Look for broadcasters to pitch in to help spread the word about the swine flu virus and what the public needs to know, like frequent hand-washing and limiting travel for anyone with flu-like symptoms.
According to National Association of Broadcasters spokesman Dennis Wharton, NAB reached out to the Department of Health and Human Services Monday to offer assistance in educating the public about swine flu. Over 100 people have died in Mexico and there are reports of the flu that have surfaced in five states: New York, Texas, California, Ohio, and Kansas.
"We got a response back [from HHS] saying they should have some material for us shortly," said Wharton.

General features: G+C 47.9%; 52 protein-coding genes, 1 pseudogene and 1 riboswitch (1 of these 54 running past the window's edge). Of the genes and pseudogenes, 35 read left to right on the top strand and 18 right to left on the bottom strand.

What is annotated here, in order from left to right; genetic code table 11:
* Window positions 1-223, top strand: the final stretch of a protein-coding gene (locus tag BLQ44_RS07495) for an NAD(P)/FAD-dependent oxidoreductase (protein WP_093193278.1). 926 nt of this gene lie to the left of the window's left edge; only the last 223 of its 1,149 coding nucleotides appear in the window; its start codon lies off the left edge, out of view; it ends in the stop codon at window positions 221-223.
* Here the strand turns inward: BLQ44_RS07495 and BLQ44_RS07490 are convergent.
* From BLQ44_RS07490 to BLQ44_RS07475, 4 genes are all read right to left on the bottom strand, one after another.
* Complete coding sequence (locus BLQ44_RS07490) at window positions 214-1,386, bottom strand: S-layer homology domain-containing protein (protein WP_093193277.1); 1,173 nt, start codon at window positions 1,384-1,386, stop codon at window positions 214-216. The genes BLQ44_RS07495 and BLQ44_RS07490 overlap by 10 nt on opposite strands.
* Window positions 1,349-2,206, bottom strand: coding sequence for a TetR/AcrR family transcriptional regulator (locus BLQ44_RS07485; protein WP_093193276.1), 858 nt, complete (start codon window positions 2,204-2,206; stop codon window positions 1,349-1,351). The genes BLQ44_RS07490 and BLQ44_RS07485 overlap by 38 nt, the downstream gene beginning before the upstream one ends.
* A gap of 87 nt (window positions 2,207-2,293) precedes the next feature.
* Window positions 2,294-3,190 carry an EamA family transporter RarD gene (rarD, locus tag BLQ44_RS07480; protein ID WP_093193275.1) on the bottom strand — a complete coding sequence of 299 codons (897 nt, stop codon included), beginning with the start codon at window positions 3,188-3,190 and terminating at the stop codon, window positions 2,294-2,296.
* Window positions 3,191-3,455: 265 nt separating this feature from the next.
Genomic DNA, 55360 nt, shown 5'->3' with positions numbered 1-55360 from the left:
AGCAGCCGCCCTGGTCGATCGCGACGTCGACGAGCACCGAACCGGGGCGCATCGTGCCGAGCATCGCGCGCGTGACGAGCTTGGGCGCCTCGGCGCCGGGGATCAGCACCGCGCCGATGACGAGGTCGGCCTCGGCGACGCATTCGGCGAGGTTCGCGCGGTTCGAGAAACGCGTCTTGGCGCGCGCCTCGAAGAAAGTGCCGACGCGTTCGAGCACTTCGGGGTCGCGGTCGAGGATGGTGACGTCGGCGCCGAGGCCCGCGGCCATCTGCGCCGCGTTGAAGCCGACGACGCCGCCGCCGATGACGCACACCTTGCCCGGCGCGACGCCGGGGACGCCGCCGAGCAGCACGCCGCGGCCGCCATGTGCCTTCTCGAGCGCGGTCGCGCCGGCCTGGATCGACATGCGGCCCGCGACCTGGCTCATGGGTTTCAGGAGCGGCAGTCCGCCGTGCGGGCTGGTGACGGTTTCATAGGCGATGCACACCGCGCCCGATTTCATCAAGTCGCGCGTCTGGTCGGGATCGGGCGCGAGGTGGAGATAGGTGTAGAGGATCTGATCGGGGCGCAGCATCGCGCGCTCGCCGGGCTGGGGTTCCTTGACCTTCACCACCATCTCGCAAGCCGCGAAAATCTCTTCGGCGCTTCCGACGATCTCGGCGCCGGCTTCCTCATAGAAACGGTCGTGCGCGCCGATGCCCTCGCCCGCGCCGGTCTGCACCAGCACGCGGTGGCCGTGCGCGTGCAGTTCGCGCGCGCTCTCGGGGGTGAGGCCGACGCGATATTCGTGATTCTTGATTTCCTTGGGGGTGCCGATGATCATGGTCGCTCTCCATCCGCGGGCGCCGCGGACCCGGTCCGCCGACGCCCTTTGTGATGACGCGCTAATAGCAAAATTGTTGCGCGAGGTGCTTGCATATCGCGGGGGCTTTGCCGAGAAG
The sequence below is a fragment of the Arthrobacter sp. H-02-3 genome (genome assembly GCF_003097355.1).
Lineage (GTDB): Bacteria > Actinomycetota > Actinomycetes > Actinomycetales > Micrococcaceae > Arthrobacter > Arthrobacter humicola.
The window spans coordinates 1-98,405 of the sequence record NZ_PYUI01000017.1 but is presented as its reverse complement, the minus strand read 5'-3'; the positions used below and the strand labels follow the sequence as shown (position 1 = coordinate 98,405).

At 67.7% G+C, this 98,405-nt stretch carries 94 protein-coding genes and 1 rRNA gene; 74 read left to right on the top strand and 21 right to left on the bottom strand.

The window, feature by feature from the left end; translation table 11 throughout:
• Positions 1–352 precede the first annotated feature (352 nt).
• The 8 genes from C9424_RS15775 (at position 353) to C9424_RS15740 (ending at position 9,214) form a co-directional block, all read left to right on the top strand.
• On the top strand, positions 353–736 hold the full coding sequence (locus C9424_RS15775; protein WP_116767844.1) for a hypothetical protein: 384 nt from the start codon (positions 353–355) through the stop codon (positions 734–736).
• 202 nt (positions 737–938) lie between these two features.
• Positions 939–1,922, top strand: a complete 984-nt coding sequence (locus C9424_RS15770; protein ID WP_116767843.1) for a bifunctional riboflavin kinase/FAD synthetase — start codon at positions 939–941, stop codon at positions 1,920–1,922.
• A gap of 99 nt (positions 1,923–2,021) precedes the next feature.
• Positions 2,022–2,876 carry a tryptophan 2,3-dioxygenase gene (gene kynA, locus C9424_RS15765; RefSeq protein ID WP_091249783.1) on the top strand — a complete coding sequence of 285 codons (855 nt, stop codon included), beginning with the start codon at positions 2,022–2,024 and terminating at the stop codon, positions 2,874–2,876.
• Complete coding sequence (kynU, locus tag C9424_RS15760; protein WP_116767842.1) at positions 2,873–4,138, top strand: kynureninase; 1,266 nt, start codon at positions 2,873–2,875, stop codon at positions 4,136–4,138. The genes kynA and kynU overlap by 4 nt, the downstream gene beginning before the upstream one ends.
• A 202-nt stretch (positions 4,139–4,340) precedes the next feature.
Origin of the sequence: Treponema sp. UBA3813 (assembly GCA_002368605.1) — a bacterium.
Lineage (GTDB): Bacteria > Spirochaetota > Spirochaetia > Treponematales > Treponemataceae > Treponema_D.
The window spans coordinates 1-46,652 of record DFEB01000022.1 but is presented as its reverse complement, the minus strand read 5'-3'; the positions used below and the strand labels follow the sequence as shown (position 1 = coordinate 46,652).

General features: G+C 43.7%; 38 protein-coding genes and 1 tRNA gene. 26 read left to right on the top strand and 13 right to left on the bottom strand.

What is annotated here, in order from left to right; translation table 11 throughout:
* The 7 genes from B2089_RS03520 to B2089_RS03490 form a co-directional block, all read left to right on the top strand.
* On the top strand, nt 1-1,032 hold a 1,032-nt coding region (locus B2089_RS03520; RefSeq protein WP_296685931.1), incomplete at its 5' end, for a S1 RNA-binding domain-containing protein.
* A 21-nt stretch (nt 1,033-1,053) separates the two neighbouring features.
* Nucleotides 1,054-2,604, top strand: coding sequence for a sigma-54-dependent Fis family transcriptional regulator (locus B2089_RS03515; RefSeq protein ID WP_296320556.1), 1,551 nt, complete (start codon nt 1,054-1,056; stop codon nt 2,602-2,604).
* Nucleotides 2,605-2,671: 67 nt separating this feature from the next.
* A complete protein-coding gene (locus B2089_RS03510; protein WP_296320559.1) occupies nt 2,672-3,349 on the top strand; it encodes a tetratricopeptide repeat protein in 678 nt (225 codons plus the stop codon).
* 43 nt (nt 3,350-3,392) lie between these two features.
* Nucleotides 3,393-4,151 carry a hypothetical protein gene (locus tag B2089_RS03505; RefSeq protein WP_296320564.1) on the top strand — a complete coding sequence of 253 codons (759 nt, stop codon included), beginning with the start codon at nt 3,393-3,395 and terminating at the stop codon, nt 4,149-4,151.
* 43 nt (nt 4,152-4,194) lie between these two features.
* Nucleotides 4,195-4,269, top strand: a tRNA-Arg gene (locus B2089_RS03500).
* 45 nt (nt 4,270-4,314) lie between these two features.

"We view the public as partners in the efforts to try and control what's going on," Dr. Richard Besser acting director of the Centers for Disease Control and Prevention, at a press conference Sunday.
The White House Sunday pledged a "very active, progressive and coordinated response" to the outbreak, with John Brennan, assistant secretary to the President for Homeland Security and Counterterrorism saying the administration's "top priority" is to "to communicate information quickly and clearly" to the public so the country can quickly identify and respond to any new cases.
The White House was not itself the beneficiary of communications about the disease, at least from the Mexican government.
President Barack Obama visited Mexico two weeks ago, but did not know about the swine flu problem at the time, according to the White House. In a briefing Monday, a White House spokesman said that Mexican officials did not notify the White House Medical Unit staff when they asked questions regarding concerns about infectious diseases. "[They] were informed there were none."